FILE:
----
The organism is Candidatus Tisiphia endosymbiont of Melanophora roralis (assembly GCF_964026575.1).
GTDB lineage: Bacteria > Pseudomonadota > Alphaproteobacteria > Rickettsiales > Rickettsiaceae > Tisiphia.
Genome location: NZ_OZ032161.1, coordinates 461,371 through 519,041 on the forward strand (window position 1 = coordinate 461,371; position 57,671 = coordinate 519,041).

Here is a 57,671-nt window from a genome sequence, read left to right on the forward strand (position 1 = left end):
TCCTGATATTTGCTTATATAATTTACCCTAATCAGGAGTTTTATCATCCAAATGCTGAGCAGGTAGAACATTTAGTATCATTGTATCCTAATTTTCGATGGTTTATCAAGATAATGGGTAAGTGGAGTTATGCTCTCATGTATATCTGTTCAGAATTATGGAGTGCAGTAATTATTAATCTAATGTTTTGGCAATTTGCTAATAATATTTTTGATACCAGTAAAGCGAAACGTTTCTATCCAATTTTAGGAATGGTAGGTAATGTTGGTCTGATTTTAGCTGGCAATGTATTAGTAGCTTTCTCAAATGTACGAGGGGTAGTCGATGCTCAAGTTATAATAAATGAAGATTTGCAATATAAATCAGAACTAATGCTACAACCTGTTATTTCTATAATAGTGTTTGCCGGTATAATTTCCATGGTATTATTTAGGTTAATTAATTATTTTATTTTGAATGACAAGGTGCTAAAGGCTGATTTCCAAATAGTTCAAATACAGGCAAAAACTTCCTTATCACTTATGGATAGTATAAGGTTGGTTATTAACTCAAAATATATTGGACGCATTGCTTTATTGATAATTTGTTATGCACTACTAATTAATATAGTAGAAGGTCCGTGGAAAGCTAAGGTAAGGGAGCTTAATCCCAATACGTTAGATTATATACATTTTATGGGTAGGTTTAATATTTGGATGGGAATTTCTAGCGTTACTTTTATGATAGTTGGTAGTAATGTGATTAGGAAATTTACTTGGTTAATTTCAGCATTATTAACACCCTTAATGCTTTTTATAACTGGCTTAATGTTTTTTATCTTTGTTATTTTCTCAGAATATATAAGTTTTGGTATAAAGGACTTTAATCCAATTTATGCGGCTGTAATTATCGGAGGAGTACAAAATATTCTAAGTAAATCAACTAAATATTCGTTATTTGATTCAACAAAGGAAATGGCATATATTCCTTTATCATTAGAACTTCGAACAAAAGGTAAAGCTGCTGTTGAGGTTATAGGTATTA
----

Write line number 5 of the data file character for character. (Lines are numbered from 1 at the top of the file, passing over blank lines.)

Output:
TCCTGATATTTGCTTATATAATTTACCCTAATCAGGAGTTTTATCATCCAAATGCTGAGCAGGTAGAACATTTAGTATCATTGTATCCTAATTTTCGATGGTTTATCAAGATAATGGGTAAGTGGAGTTATGCTCTCATGTATATCTGTTCAGAATTATGGAGTGCAGTAATTATTAATCTAATGTTTTGGCAATTTGCTAATAATATTTTTGATACCAGTAAAGCGAAACGTTTCTATCCAATTTTAGGAATGGTAGGTAATGTTGGTCTGATTTTAGCTGGCAATGTATTAGTAGCTTTCTCAAATGTACGAGGGGTAGTCGATGCTCAAGTTATAATAAATGAAGATTTGCAATATAAATCAGAACTAATGCTACAACCTGTTATTTCTATAATAGTGTTTGCCGGTATAATTTCCATGGTATTATTTAGGTTAATTAATTATTTTATTTTGAATGACAAGGTGCTAAAGGCTGATTTCCAAATAGTTCAAATACAGGCAAAAACTTCCTTATCACTTATGGATAGTATAAGGTTGGTTATTAACTCAAAATATATTGGACGCATTGCTTTATTGATAATTTGTTATGCACTACTAATTAATATAGTAGAAGGTCCGTGGAAAGCTAAGGTAAGGGAGCTTAATCCCAATACGTTAGATTATATACATTTTATGGGTAGGTTTAATATTTGGATGGGAATTTCTAGCGTTACTTTTATGATAGTTGGTAGTAATGTGATTAGGAAATTTACTTGGTTAATTTCAGCATTATTAACACCCTTAATGCTTTTTATAACTGGCTTAATGTTTTTTATCTTTGTTATTTTCTCAGAATATATAAGTTTTGGTATAAAGGACTTTAATCCAATTTATGCGGCTGTAATTATCGGAGGAGTACAAAATATTCTAAGTAAATCAACTAAATATTCGTTATTTGATTCAACAAAGGAAATGGCATATATTCCTTTATCATTAGAACTTCGAACAAAAGGTAAAGCTGCTGTTGAGGTTATAGGTATTA